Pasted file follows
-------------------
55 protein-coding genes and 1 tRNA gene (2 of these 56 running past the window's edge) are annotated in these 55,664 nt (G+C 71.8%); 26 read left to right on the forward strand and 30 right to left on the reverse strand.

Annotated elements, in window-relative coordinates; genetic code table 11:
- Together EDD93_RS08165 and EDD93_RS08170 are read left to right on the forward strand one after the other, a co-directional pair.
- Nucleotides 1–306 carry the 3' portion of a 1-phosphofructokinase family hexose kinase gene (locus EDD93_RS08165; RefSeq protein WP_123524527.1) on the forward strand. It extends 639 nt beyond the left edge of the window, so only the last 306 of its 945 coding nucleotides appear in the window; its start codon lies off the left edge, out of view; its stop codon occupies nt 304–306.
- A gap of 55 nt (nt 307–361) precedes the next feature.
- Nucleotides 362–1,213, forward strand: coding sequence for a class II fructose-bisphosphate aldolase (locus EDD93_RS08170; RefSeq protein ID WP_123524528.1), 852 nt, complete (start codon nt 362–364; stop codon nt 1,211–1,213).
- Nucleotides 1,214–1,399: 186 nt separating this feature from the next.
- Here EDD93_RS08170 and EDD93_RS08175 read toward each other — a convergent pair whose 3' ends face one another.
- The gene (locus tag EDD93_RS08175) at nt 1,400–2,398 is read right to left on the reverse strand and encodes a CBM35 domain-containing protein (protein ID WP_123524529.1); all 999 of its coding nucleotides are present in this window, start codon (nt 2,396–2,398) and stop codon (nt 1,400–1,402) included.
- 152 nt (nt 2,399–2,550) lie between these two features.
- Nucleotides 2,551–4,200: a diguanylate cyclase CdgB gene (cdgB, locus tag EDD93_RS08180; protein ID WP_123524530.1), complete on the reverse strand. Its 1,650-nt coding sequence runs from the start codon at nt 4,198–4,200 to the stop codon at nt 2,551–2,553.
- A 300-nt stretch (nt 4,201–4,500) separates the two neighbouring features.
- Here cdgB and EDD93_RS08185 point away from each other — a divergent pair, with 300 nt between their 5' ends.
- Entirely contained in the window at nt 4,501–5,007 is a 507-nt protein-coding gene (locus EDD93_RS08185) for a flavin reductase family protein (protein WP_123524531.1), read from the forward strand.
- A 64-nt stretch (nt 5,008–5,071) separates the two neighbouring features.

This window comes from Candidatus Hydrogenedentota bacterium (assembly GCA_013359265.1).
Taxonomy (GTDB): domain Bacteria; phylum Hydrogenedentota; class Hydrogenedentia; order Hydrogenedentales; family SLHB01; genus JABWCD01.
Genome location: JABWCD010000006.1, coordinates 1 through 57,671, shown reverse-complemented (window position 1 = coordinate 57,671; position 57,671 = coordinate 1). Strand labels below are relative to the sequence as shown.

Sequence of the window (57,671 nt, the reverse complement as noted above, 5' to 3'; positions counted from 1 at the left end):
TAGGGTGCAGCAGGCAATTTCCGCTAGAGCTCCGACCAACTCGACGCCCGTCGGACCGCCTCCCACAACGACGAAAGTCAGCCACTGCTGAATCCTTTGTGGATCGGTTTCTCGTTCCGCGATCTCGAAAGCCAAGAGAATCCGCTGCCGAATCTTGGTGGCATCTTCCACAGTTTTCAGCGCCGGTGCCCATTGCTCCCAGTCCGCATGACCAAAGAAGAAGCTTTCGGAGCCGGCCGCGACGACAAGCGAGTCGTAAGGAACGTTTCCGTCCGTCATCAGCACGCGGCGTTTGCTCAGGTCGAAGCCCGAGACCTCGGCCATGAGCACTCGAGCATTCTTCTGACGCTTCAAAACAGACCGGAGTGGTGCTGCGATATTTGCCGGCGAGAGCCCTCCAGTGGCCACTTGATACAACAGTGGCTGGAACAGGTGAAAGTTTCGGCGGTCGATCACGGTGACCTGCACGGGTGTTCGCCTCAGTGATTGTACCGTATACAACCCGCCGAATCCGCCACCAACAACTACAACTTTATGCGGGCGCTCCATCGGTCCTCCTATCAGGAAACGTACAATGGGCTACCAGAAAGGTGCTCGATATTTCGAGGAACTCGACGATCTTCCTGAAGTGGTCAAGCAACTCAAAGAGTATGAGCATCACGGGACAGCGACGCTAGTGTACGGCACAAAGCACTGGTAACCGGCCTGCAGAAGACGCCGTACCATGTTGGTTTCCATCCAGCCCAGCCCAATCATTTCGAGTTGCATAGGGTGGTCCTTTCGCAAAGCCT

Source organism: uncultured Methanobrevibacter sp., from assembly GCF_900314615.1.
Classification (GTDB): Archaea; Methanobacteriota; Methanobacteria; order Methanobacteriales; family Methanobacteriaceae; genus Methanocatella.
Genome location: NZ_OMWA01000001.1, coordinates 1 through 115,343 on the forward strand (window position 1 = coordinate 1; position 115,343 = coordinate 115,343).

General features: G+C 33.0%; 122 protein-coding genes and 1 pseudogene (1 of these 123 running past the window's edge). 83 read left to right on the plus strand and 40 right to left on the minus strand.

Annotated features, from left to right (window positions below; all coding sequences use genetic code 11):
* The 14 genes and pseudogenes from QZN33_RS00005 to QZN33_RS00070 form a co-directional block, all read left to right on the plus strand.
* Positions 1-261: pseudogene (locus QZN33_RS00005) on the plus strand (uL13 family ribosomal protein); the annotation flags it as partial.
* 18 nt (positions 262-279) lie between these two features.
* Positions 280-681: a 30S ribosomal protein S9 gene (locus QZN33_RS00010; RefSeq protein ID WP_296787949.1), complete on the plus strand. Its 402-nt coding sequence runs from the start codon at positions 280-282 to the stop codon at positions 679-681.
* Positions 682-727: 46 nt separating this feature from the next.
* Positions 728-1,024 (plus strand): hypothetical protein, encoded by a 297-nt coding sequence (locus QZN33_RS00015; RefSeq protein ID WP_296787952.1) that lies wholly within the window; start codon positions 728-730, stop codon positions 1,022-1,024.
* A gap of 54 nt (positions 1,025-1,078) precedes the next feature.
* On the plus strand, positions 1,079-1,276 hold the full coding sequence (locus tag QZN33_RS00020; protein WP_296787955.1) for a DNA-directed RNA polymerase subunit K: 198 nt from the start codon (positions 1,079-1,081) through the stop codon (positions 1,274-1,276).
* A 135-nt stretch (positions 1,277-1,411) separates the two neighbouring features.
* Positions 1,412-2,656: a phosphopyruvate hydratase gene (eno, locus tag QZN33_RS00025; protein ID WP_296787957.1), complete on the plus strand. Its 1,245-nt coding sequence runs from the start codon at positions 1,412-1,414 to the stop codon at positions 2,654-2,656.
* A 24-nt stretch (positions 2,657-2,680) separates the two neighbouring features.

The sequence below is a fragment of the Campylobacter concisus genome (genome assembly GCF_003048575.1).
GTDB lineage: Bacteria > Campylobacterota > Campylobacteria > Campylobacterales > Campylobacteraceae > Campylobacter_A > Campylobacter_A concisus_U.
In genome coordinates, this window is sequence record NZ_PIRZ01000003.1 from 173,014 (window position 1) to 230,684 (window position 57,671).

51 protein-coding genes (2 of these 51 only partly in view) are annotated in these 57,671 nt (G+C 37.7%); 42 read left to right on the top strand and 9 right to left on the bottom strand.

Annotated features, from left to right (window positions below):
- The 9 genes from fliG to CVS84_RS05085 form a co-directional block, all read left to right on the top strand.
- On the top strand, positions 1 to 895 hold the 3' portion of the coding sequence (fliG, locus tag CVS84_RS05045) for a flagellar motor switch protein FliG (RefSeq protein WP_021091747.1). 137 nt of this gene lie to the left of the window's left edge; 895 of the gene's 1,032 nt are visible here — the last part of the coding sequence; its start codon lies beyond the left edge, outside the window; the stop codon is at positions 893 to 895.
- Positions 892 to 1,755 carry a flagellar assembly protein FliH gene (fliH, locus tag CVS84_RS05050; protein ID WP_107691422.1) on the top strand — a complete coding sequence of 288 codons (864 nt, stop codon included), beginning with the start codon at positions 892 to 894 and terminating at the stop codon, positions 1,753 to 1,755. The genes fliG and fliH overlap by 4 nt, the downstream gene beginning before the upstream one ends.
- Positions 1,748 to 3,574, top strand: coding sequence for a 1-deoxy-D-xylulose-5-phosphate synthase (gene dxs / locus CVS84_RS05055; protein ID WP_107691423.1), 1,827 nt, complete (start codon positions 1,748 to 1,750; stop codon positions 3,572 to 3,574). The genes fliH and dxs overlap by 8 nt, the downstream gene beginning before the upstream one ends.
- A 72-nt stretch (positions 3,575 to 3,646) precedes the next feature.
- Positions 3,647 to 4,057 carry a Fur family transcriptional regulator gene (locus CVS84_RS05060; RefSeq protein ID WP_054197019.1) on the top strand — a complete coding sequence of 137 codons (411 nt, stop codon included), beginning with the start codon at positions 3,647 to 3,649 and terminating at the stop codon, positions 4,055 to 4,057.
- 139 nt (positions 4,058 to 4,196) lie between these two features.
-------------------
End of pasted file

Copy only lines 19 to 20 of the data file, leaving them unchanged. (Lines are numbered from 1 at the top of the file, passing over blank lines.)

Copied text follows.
Sequence of the window (57,671 nt, the reverse complement as noted above, 5' to 3'; positions counted from 1 at the left end):
TAGGGTGCAGCAGGCAATTTCCGCTAGAGCTCCGACCAACTCGACGCCCGTCGGACCGCCTCCCACAACGACGAAAGTCAGCCACTGCTGAATCCTTTGTGGATCGGTTTCTCGTTCCGCGATCTCGAAAGCCAAGAGAATCCGCTGCCGAATCTTGGTGGCATCTTCCACAGTTTTCAGCGCCGGTGCCCATTGCTCCCAGTCCGCATGACCAAAGAAGAAGCTTTCGGAGCCGGCCGCGACGACAAGCGAGTCGTAAGGAACGTTTCCGTCCGTCATCAGCACGCGGCGTTTGCTCAGGTCGAAGCCCGAGACCTCGGCCATGAGCACTCGAGCATTCTTCTGACGCTTCAAAACAGACCGGAGTGGTGCTGCGATATTTGCCGGCGAGAGCCCTCCAGTGGCCACTTGATACAACAGTGGCTGGAACAGGTGAAAGTTTCGGCGGTCGATCACGGTGACCTGCACGGGTGTTCGCCTCAGTGATTGTACCGTATACAACCCGCCGAATCCGCCACCAACAACTACAACTTTATGCGGGCGCTCCATCGGTCCTCCTATCAGGAAACGTACAATGGGCTACCAGAAAGGTGCTCGATATTTCGAGGAACTCGACGATCTTCCTGAAGTGGTCAAGCAACTCAAAGAGTATGAGCATCACGGGACAGCGACGCTAGTGTACGGCACAAAGCACTGGTAACCGGCCTGCAGAAGACGCCGTACCATGTTGGTTTCCATCCAGCCCAGCCCAATCATTTCGAGTTGCATAGGGTGGTCCTTTCGCAAAGCCT